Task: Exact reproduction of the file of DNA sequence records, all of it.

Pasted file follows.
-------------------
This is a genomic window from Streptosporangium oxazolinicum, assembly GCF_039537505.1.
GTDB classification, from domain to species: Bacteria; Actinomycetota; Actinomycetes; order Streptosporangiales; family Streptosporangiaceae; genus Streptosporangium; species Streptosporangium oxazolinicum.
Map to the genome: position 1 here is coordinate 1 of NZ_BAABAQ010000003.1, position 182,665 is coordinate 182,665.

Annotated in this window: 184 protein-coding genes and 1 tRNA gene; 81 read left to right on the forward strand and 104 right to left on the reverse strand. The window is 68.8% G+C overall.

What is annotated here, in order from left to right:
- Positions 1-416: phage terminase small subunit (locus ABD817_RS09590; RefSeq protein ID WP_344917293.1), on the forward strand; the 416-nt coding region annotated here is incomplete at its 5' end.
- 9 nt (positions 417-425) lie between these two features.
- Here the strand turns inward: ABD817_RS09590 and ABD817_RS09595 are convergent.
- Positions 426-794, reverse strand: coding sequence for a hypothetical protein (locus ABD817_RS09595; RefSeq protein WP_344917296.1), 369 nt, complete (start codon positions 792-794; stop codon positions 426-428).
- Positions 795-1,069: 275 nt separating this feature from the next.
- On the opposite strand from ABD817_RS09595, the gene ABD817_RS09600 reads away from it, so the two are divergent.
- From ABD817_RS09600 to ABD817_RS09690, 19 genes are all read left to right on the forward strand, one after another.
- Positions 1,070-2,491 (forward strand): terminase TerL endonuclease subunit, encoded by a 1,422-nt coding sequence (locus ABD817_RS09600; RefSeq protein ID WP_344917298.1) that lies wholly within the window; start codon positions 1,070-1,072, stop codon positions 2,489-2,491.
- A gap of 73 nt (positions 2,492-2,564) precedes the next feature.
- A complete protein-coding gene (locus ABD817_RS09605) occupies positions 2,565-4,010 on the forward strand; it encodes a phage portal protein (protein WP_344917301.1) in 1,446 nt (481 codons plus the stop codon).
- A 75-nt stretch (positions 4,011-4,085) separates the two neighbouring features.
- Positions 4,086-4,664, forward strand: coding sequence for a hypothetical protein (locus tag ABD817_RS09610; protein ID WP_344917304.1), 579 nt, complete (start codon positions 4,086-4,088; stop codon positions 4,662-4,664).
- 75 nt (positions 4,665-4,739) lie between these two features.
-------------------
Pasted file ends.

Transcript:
This is a genomic window from Streptosporangium oxazolinicum, assembly GCF_039537505.1.
GTDB classification, from domain to species: Bacteria; Actinomycetota; Actinomycetes; order Streptosporangiales; family Streptosporangiaceae; genus Streptosporangium; species Streptosporangium oxazolinicum.
Map to the genome: position 1 here is coordinate 1 of NZ_BAABAQ010000003.1, position 182,665 is coordinate 182,665.

Annotated in this window: 184 protein-coding genes and 1 tRNA gene; 81 read left to right on the forward strand and 104 right to left on the reverse strand. The window is 68.8% G+C overall.

What is annotated here, in order from left to right:
- Positions 1-416: phage terminase small subunit (locus ABD817_RS09590; RefSeq protein ID WP_344917293.1), on the forward strand; the 416-nt coding region annotated here is incomplete at its 5' end.
- 9 nt (positions 417-425) lie between these two features.
- Here the strand turns inward: ABD817_RS09590 and ABD817_RS09595 are convergent.
- Positions 426-794, reverse strand: coding sequence for a hypothetical protein (locus ABD817_RS09595; RefSeq protein WP_344917296.1), 369 nt, complete (start codon positions 792-794; stop codon positions 426-428).
- Positions 795-1,069: 275 nt separating this feature from the next.
- On the opposite strand from ABD817_RS09595, the gene ABD817_RS09600 reads away from it, so the two are divergent.
- From ABD817_RS09600 to ABD817_RS09690, 19 genes are all read left to right on the forward strand, one after another.
- Positions 1,070-2,491 (forward strand): terminase TerL endonuclease subunit, encoded by a 1,422-nt coding sequence (locus ABD817_RS09600; RefSeq protein ID WP_344917298.1) that lies wholly within the window; start codon positions 1,070-1,072, stop codon positions 2,489-2,491.
- A gap of 73 nt (positions 2,492-2,564) precedes the next feature.
- A complete protein-coding gene (locus ABD817_RS09605) occupies positions 2,565-4,010 on the forward strand; it encodes a phage portal protein (protein WP_344917301.1) in 1,446 nt (481 codons plus the stop codon).
- A 75-nt stretch (positions 4,011-4,085) separates the two neighbouring features.
- Positions 4,086-4,664, forward strand: coding sequence for a hypothetical protein (locus tag ABD817_RS09610; protein ID WP_344917304.1), 579 nt, complete (start codon positions 4,086-4,088; stop codon positions 4,662-4,664).
- 75 nt (positions 4,665-4,739) lie between these two features.